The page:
Pierce’s research focuses on economic and psychological factors that impact both productivity and misconduct, and the organizational solutions to jointly address these effects. He teaches strategy, management, business ethics in the MBA, undergraduate and executive MBA programs at Olin Business School, serving as the director for Olin academic programs at the Brookings Institution in Washington, D.C..
While closely held ownership isn’t necessarily bad, research co-authored by a faculty member at Washington University in St. Louis’ Olin Business School suggests some African firms may miss 21st century growth opportunities without the ability to raise capital through shared ownership.
Three Olin Business School researchers completed a study of workplace theft among restaurant workers that details, for the first time, how such stealing is contagious — and new restaurant workers are particularly susceptible.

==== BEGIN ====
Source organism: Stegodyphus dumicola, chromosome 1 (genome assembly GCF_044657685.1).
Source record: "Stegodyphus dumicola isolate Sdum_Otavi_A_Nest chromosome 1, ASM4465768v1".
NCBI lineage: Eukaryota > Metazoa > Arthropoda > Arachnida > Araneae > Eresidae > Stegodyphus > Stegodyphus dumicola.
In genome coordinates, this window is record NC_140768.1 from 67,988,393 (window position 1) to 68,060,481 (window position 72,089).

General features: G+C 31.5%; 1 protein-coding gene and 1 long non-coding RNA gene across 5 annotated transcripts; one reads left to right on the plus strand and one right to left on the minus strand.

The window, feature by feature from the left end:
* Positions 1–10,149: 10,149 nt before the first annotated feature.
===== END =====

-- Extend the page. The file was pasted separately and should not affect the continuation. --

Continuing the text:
Researchers from Olin Business School studied self-managed teams, and found that they tend to create pay inequality. Women “consistently receive bargaining outcomes below their productivity level, while men are consistently overcompensated,” the researchers wrote.
In the first big-data study combining objective medical and compensation records with demographics, researchers at Washington University in St. Louis and Aarhus University in Denmark discovered once a company switches to a pay-for-performance process, the number of employees using anxiety and depression medication increased by 5.7 percent over an existing base rate of 5.2 percent.